A New Job Search Approach:
One Step Backwards
We’ve all heard the expression, “One step forward, two steps back.”
Today, though, I’m advocating for a new expression and a new job search approach: “One step backwards, two steps forward.”
The step backward to which I’m referring pertains to taking a step away from technology and toward a simpler time. A technology diet, if you will, with the intention of moving forward–something I’m sure we’ll all agree is a good thing.
This new expression could apply equally as well to taking a step back from what you’re doing to evaluate what’s working from what’s not in order to focus on new solutions. That’s a good idea too, and maybe one I’ll tackle another day.
For now, though, I’m going to focus on just one thing: taking a step away from the computer, and specifically away from job boards and emails.
“Where is this coming?” from you ask. Let me tell you.
Yesterday I cleaned out a drawer and had an epiphany of sorts. Among things I stumbled on were books my kids had written and illustrated while in grade school (self-published, original, highly adorable, on brightly colored construction paper) and cards my husband had written and given me when we first started dating more than 21 years ago (when our love was just beginning to blossom).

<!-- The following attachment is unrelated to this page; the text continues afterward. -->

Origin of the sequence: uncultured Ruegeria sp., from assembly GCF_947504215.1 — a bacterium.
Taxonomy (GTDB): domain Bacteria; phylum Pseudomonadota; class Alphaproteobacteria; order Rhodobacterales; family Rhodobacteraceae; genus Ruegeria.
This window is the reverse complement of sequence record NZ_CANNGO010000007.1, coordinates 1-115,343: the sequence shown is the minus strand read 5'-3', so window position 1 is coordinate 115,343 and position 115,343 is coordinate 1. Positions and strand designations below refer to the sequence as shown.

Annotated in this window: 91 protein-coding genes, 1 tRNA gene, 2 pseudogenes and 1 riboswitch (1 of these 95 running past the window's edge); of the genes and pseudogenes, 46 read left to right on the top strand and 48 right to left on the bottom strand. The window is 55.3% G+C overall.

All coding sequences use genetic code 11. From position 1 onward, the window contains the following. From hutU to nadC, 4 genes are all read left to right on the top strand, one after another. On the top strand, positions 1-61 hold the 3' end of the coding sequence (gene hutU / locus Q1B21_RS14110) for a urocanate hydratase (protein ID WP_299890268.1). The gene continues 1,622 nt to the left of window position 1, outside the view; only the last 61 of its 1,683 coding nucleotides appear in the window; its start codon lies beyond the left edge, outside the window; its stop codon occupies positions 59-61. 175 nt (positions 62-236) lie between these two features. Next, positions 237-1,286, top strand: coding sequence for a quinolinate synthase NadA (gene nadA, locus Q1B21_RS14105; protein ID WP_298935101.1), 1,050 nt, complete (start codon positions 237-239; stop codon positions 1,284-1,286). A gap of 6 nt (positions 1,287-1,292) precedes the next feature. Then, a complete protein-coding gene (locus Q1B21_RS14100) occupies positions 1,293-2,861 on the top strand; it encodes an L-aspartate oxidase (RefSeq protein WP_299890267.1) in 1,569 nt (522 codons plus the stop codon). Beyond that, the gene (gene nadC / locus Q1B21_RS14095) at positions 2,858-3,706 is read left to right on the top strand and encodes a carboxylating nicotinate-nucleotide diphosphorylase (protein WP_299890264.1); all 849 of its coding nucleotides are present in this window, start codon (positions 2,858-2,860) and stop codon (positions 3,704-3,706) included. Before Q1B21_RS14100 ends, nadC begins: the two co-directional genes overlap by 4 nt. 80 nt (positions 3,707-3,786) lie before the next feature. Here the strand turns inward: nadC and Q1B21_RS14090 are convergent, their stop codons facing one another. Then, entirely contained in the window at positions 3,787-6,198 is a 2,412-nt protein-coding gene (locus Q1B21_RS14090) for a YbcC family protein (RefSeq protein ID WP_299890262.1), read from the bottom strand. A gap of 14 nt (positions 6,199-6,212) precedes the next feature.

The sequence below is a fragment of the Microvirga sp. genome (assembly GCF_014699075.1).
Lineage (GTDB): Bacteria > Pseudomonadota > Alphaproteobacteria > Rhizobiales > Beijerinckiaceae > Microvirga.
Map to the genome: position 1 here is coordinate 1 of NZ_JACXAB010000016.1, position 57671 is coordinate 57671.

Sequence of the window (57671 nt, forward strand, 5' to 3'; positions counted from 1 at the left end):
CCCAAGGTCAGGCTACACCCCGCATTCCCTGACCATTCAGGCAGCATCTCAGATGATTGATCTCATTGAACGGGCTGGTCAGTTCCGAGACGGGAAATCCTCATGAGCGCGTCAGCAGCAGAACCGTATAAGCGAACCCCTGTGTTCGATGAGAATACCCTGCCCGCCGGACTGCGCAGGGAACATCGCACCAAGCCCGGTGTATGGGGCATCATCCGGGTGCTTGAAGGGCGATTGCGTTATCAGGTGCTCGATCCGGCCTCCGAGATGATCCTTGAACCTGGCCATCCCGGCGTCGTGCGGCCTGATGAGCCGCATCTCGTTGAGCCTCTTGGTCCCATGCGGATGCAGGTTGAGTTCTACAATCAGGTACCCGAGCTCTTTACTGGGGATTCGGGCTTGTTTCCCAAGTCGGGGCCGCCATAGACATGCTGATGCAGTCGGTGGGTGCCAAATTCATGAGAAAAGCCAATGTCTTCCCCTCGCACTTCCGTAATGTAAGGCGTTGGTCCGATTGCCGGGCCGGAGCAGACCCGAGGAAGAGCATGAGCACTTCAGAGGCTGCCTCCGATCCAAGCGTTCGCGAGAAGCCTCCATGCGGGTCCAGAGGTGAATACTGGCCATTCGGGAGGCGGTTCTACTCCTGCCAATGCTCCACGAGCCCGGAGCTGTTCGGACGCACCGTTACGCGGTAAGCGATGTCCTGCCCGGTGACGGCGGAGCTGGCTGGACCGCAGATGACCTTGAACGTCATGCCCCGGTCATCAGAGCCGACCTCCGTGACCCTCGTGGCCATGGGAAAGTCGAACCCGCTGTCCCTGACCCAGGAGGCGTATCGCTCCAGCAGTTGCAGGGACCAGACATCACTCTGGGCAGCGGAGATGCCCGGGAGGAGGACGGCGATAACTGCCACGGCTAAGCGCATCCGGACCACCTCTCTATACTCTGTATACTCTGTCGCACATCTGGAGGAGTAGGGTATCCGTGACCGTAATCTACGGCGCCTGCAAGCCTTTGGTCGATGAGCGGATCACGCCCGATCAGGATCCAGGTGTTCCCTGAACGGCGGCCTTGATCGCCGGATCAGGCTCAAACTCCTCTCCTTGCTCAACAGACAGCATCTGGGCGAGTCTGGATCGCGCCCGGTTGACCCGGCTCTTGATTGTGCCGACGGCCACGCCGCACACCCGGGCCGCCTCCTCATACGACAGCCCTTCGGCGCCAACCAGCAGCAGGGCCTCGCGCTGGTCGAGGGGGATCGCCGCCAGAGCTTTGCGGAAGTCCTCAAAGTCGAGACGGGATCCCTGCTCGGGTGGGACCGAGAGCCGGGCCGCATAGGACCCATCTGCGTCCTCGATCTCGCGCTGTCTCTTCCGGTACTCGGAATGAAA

Had my kids written those books on the computer and saved them as .doc files and had those cards my husband sent me been emails, I’m quite certain it wouldn’t have elicited the same reaction in me.
I like — people like — having something they can hold in their hands.
While technology does make it ridiculously easy to send someone your resume via email, nothing will ever replace the tangible feeling of holding paper, good quality paper, in your hands.
Yes, it requires more work, but this effort is precisely what will make you stand out from the people you’re competing with for jobs. It shows a level of professionalism, engagement, and caring that goes light years beyond merely pressing the send button.
That’s why today I want to challenge you to go out and buy some high-quality cotton resume writing paper. I recommend Southworth — it is, in my humble opinion, quite simply the finest resume paper you can buy.
Then, print your resume on the paper and snail-mail it to prospective employers along with a nice cover letter asking for an interview and telling them what’s in it for them if they give you one. Remember: it’s not about what you want but what you can do for them and their bottom-line.
See what happens, and let me know the results.